I'll be the first to admit that the shooting in Connecticut cannot trace its cause to a single origin. It's not solely because the mental health system is broken and Adam Lanza slipped through its many cracks. It's not entirely because guns have become ingrained in American culture. And this means preventing future tragedies will require many solutions. But a ban on assault weapons should be the first place we look for a solution.
The ban on assault weapons, which expired under Bush in 2004, was admittedly imperfect and wouldn't, in itself, prevent all tragedies of this kind. The specific assault weapon used by Lanza, for instance, would still have been legal to puchase, while other similar models would have been illegal. But drafting new legislation to deter access to all assault weapons, even if it only prevents one mass shooting, is absolutely worthwhile.
While I personally would prefer a complete ban on guns (to quote Bill Maher, “Stop saying we have to protect hunters - why? There's food in stores now.”), it's clear that will never happen. It's morbidly ridiculous, however, to suggest teachers should begin carrying guns or that schools be turned into maximum security style prisons rather than the more obvious, sensible solution of reigning in an out of control gun culture.
It's also ridiculous to suggest that because these sort of violent attacks have happened in countries with tight gun restriction, there's no point in trying to enact some form of legislation. Almost as if to prove the point, a mentally ill Chinese man wounded 23 students with a knife the same day of the Connecticut shooting. While some gun advocates have used this to say, “See, violence happens everywhere, it's not just us” or to suggest the sole culprit is mental illness, the difference is that the 23 Chinese children are still alive. Turns out it's much harder to kill large numbers of people with a knife.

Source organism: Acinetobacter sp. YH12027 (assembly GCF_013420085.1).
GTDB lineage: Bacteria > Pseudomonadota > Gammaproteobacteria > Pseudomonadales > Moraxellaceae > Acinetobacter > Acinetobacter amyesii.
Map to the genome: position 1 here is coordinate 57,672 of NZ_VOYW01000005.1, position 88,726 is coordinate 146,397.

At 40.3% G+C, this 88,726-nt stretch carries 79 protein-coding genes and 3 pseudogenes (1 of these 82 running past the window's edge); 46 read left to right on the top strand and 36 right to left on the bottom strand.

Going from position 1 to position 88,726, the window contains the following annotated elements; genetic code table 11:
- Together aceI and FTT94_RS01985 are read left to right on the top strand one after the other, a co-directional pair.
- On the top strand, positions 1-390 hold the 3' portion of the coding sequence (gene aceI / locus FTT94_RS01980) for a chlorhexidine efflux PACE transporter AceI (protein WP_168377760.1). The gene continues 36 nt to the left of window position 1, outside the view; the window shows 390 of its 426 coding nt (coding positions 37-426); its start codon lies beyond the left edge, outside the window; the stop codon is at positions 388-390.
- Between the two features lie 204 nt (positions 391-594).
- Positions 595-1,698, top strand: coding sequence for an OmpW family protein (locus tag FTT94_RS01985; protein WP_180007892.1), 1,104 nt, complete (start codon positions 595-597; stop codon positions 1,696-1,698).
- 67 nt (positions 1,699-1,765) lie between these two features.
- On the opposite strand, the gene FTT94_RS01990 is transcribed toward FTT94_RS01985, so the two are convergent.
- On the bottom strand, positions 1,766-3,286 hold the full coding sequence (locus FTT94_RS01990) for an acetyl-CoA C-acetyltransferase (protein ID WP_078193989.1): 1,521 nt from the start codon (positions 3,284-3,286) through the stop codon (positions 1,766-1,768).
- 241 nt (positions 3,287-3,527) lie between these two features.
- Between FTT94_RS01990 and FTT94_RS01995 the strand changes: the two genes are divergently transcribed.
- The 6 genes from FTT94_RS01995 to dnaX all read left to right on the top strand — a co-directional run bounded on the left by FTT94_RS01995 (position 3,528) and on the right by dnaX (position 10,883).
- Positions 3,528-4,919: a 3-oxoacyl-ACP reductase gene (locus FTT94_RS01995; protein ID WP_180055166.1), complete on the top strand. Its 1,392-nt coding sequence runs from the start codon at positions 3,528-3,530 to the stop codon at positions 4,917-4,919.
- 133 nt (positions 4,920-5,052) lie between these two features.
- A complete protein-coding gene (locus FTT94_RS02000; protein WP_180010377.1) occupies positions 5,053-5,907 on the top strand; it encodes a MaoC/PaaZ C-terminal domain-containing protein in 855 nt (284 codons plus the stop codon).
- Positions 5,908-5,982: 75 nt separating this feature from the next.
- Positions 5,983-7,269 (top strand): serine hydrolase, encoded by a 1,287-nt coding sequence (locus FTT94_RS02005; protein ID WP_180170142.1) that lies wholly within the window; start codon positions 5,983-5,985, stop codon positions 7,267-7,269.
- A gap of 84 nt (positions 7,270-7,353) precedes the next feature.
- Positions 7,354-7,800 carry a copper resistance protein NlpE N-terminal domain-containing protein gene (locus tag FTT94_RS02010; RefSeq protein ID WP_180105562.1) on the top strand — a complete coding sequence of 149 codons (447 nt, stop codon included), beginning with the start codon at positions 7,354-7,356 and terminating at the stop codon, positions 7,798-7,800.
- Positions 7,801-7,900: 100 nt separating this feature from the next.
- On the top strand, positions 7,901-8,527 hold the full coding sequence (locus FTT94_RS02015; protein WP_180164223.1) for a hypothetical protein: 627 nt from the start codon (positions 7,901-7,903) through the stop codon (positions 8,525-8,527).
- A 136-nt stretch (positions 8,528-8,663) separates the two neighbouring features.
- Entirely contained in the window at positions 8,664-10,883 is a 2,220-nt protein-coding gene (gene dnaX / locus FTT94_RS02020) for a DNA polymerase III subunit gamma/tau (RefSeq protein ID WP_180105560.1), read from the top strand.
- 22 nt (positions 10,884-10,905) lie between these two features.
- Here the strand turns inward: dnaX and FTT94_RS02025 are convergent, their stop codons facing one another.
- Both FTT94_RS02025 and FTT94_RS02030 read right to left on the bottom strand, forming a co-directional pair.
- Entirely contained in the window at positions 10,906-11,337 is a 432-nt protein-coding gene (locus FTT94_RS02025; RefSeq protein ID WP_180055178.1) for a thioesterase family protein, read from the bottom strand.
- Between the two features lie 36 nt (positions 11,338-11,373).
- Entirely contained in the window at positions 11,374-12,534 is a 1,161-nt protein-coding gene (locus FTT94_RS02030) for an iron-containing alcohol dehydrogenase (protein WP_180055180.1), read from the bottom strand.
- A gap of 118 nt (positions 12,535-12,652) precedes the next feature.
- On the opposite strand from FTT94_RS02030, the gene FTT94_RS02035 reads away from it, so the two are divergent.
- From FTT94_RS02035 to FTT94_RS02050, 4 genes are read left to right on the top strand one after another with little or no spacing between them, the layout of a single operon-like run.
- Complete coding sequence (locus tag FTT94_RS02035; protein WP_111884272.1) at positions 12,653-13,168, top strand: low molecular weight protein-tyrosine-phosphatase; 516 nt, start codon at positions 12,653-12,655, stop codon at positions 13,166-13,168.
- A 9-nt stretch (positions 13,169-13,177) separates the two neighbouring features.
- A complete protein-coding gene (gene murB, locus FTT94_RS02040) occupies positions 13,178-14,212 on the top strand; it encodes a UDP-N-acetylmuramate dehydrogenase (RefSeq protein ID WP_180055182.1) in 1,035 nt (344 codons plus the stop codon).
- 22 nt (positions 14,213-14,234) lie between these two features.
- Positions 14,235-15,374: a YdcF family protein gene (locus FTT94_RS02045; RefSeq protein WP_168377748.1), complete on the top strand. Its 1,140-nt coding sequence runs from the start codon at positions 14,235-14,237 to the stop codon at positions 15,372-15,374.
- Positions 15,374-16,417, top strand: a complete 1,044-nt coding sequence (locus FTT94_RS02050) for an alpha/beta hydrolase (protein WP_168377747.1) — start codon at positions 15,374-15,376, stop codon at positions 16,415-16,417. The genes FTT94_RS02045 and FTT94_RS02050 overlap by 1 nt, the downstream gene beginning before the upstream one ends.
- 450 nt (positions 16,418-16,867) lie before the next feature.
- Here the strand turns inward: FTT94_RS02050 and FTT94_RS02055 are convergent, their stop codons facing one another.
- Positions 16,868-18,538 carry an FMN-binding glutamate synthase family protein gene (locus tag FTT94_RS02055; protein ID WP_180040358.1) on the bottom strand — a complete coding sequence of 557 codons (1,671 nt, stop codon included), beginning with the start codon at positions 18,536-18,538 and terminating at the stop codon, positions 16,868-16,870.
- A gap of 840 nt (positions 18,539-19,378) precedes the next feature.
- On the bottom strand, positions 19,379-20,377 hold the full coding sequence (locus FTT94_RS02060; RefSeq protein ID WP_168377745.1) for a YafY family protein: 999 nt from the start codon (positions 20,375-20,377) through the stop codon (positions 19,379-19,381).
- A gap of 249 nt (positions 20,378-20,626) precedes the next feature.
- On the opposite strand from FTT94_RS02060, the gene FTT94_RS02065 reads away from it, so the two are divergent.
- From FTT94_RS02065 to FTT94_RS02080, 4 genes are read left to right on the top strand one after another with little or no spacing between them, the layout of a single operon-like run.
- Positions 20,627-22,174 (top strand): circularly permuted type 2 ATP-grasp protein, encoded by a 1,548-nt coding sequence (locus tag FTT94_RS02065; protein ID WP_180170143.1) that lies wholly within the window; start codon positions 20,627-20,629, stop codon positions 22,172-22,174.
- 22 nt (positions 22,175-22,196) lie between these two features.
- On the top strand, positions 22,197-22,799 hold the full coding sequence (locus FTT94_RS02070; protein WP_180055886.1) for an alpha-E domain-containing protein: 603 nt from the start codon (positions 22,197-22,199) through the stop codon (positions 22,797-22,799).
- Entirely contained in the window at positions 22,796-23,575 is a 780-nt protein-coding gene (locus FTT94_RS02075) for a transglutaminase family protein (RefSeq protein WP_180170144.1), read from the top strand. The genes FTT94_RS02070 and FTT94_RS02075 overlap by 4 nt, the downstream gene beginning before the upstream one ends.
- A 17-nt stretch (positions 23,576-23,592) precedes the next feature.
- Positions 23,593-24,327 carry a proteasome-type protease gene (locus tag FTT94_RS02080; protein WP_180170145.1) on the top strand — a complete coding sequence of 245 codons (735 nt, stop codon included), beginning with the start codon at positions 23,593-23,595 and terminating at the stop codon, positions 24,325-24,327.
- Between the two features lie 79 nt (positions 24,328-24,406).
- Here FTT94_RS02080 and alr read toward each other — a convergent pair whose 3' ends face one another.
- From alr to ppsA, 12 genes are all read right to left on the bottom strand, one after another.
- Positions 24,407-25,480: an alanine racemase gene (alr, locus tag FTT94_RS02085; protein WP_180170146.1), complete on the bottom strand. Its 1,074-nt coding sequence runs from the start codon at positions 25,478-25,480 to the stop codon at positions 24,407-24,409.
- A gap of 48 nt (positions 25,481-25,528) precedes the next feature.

And what about massacres in Norway, Germany, or anywhere else for that matter? Most of these countries have strict gun control measures, to be fair. The point, though, is not that a ban on assault weapons will prevent everything. A ban on assault weapons would be no more fool proof than the ban on heroin or the ban on travel to Cuba. But if a ban prevented even one mass shooting, I would hope second amendment advocates could agree to its merit.
The point is that gun advocates need to start facing facts. It's completely selfish to oppose an assault weapons ban on the basis that it's a slippery slope, that it's the first step toward prying that gun out of your cold, dead hands. It's the same stupid reasoning Democrats use to argue against regulations on abortion, which similarly need to be made.
Rather, I'd urge people to stop pretending they have cold, dead hearts. As the NRA put it, we are all mothers and fathers, sons and daughters. And I won't dispute that you have the right to protect your family, you have the right to kill Bambi, you have the right to believe the government might one day attack you, and you have the right to defend yourself from rabid coyotes in middle-of-nowhere Texas, but an assault weapon is not required for any of the above.
The idea that fixing the mental health system (not a simple task either) is the be-all end-all is nonsense. We are a violent society and so are all the other societies we share this world with. For some reason, though, America has become a perfect storm for more tragic violence than most. One step (and I would kindly request it be the first) is to begin dismantling the ease with which people legally acquire extremely dangerous weapons.